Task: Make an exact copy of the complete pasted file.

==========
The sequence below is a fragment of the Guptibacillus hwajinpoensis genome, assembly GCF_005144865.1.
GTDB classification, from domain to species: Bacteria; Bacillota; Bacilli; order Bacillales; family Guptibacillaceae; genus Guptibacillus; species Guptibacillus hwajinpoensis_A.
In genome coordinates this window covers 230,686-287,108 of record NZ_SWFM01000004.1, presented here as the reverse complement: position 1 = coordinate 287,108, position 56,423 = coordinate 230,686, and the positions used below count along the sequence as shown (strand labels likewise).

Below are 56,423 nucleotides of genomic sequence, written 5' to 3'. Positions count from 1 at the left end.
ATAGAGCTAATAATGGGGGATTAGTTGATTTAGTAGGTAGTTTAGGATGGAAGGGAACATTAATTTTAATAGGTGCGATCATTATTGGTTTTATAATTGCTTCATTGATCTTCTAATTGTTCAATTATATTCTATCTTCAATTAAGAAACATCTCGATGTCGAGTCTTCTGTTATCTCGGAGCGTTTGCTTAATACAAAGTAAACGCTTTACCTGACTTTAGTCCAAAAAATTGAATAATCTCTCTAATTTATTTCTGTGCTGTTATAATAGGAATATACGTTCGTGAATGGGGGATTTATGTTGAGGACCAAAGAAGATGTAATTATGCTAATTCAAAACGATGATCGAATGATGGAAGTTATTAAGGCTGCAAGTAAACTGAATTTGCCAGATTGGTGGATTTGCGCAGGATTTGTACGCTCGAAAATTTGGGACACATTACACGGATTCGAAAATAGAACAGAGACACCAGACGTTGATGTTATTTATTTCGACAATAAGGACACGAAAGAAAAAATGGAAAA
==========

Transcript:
The sequence below is a fragment of the Guptibacillus hwajinpoensis genome, assembly GCF_005144865.1.
GTDB classification, from domain to species: Bacteria; Bacillota; Bacilli; order Bacillales; family Guptibacillaceae; genus Guptibacillus; species Guptibacillus hwajinpoensis_A.
In genome coordinates this window covers 230,686-287,108 of record NZ_SWFM01000004.1, presented here as the reverse complement: position 1 = coordinate 287,108, position 56,423 = coordinate 230,686, and the positions used below count along the sequence as shown (strand labels likewise).

Below are 56,423 nucleotides of genomic sequence, written 5' to 3'. Positions count from 1 at the left end.
ATAGAGCTAATAATGGGGGATTAGTTGATTTAGTAGGTAGTTTAGGATGGAAGGGAACATTAATTTTAATAGGTGCGATCATTATTGGTTTTATAATTGCTTCATTGATCTTCTAATTGTTCAATTATATTCTATCTTCAATTAAGAAACATCTCGATGTCGAGTCTTCTGTTATCTCGGAGCGTTTGCTTAATACAAAGTAAACGCTTTACCTGACTTTAGTCCAAAAAATTGAATAATCTCTCTAATTTATTTCTGTGCTGTTATAATAGGAATATACGTTCGTGAATGGGGGATTTATGTTGAGGACCAAAGAAGATGTAATTATGCTAATTCAAAACGATGATCGAATGATGGAAGTTATTAAGGCTGCAAGTAAACTGAATTTGCCAGATTGGTGGATTTGCGCAGGATTTGTACGCTCGAAAATTTGGGACACATTACACGGATTCGAAAATAGAACAGAGACACCAGACGTTGATGTTATTTATTTCGACAATAAGGACACGAAAGAAAAAATGGAAAA